How Chuck Berry gave us rock ‘n’ roll—and stood out in its wake

Music historian John Covach on what made Chuck Berry iconic in an era of song stylists, covers, and lyric sanitization

Rock and roll legend Chuck Berry performs during a concert in Santa Cruz de Tenerife, Canary Islands, March 28, 2008. REUTERS/Santiago Ferrero (SPAIN) - RTR1YV2Q

Rock and roll legend Chuck Berry performs during a concert in Santa Cruz de Tenerife, Canary Islands, March 28, 2008. REUTERS/Santiago Ferrero (SPAIN) – RTR1YV2Q

Few would deny that Chuck Berry—who passed away on Mar. 18 at the age of 90—was a central figure in the birth of rock ‘n’ roll. As a performer, guitarist, and songwriter, he played a crucial role in crafting a style that would dominate pop music for more than six decades. One important but perhaps sometimes overlooked key to Berry’s success and influence was his ability to make records that nobody else could copy. An artist could, of course, cover one of Berry’s songs—but his unique qualities made it nearly impossible to eclipse the Berry original. For a man whose claim to the title of rock ‘n’ roll’s founding father remains a lively question, this quality—his distinctiveness as both a performer and a songwriter—is, perhaps, at the core of his legacy.

Rock historians often cite 1955 as the birth of rock ‘n’ roll, though that year marks a breakthrough more than an origin of the style. It is possible to cite several candidates from earlier in the decade that seem to vie for the title “first rock ‘n’ roll record.” Jackie Brenston’s “Rocket 88” is an oft-cited top contender; recorded in Sam Phillips’s studio in Memphis and released by Chess Records in Chicago, “Rocket 88” rose to number one on the Billboard rhythm & blues charts in 1951. But like most early rockers, this record never crossed over to be a pop hit.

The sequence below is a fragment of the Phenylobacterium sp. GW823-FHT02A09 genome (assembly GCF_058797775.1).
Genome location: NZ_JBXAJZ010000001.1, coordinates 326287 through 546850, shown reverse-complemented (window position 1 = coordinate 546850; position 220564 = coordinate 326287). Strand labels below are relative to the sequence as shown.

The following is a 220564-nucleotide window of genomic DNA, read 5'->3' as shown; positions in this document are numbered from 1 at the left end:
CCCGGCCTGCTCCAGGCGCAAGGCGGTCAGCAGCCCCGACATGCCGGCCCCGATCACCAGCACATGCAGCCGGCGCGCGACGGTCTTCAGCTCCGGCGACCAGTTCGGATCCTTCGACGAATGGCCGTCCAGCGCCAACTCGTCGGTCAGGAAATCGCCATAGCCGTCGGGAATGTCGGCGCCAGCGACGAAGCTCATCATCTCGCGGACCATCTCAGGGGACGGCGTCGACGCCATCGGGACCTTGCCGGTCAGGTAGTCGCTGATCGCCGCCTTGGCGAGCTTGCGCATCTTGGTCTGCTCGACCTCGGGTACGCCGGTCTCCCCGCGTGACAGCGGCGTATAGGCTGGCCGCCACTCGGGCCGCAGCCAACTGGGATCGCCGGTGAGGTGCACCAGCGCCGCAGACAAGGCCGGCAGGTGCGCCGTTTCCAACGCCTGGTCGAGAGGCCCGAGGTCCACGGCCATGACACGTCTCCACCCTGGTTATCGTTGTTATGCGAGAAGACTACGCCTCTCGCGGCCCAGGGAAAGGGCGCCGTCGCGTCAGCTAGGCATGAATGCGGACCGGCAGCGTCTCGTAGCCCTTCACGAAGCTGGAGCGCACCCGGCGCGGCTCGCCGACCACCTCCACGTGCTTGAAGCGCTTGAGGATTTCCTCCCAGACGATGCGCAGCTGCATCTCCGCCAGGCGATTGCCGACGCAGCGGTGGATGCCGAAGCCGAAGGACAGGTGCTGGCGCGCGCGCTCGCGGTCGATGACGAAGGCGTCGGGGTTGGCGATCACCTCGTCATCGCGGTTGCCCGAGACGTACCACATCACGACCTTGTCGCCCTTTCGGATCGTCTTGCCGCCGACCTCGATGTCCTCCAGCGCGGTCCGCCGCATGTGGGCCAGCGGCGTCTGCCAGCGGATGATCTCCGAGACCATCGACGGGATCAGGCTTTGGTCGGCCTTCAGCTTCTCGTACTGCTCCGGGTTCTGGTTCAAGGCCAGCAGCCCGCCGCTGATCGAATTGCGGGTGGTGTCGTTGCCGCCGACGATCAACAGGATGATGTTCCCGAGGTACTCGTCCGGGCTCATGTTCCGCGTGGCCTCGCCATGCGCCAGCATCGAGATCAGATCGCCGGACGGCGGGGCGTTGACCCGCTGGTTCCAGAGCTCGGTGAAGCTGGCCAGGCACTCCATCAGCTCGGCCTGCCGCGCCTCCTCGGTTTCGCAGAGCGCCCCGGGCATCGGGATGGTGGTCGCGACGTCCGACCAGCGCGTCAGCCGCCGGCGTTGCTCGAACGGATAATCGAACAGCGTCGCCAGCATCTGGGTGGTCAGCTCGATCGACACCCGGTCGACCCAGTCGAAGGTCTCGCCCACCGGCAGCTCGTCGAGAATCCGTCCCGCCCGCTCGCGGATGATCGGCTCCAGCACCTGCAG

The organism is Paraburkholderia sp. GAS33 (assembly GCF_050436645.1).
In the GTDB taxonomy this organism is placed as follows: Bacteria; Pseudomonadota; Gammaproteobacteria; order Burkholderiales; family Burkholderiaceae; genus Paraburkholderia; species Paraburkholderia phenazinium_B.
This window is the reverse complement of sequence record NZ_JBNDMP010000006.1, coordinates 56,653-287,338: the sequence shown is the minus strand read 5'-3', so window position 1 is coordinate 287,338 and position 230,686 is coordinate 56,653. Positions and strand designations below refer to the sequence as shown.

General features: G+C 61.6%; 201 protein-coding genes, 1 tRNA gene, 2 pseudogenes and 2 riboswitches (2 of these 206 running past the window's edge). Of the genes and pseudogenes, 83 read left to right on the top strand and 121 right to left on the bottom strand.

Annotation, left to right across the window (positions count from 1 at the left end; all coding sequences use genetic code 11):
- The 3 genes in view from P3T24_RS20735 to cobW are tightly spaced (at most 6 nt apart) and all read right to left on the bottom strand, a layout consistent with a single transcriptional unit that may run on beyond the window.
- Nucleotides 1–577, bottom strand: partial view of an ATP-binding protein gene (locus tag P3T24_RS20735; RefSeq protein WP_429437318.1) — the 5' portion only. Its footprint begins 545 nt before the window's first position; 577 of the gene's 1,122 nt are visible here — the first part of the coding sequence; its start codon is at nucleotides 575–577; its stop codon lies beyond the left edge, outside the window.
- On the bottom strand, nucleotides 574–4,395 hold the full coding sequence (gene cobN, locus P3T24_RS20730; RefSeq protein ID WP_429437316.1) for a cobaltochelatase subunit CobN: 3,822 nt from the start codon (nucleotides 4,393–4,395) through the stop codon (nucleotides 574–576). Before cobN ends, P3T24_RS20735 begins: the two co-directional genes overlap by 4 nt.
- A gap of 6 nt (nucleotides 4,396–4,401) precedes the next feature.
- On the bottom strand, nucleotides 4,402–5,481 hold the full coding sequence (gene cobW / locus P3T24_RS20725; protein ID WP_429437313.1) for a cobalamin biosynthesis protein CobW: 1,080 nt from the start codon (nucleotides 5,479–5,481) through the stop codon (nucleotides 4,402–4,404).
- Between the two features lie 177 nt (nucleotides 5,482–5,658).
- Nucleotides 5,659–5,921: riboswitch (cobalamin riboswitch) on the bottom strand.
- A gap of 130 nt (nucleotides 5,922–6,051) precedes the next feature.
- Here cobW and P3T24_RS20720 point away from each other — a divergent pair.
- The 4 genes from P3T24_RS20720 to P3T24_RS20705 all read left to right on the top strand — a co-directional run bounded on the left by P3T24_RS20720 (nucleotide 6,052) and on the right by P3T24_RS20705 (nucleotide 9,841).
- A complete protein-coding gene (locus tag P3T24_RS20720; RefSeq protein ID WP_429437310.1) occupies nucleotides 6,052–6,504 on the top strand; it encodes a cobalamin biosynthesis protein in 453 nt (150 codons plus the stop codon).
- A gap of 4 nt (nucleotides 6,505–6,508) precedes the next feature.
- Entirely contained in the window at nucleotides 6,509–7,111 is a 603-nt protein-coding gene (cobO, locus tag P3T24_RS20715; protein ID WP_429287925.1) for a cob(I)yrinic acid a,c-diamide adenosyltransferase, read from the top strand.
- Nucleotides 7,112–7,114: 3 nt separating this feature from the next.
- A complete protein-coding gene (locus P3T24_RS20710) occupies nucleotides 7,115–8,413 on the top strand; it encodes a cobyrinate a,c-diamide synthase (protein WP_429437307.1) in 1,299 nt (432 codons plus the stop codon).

When Chuck Berry’s “Maybellene” went to number five on the pop charts in 1955, it was part of a new trend that would soon change pop-music history. Along with Bill Haley’s “(We’re Gonna) Rock Around the Clock,” Little Richard’s “Tutti Frutti,” and Fats Domino’s “Ain’t It a Shame,” “Maybellene” signalled the beginning of a rhythm & blues invasion of the pop charts: records that had been hits on the R&B charts increasingly crossed over to the pop charts to become hits there as well. “Maybellene” had been a number-one hit on the R&B charts; “Rock Around the Clock,” “Tutti Frutti,” and “Ain’t It A Shame” were all R&B and pop hits. By 1958, 94 per cent of the hits on the R&B charts crossed over to the pop charts, and Chuck Berry was an important catalyst for this change.

As it became clear that there was a burgeoning market in selling R&B records to white teenagers, it also turned out that the lyrics to some of these R&B records were considered too suggestive for mainstream white listeners, especially teens. Record companies recorded new versions of these R&B songs, often using white artists singing the newly sanitized lyrics. Pat Boone recorded versions of Little Richard’s “Tutti Frutti” and “Long Tall Sally”—as well as Domino’s hit, now titled “Ain’t That a Shame”—and these versions often outsold the originals. Bill Haley’s version of Big Joe Turner’s “Shake, Rattle, and Roll” removes almost all the sexuality from the lyrics, replacing the sex—as so often in early rock ‘n’ roll—with dancing. If you know what “shake, rattle, and roll” refers to on Big Joe Turner’s record, it’s clear that rocking around the clock is not about dancing. But most Bill Haley fans were none the wiser.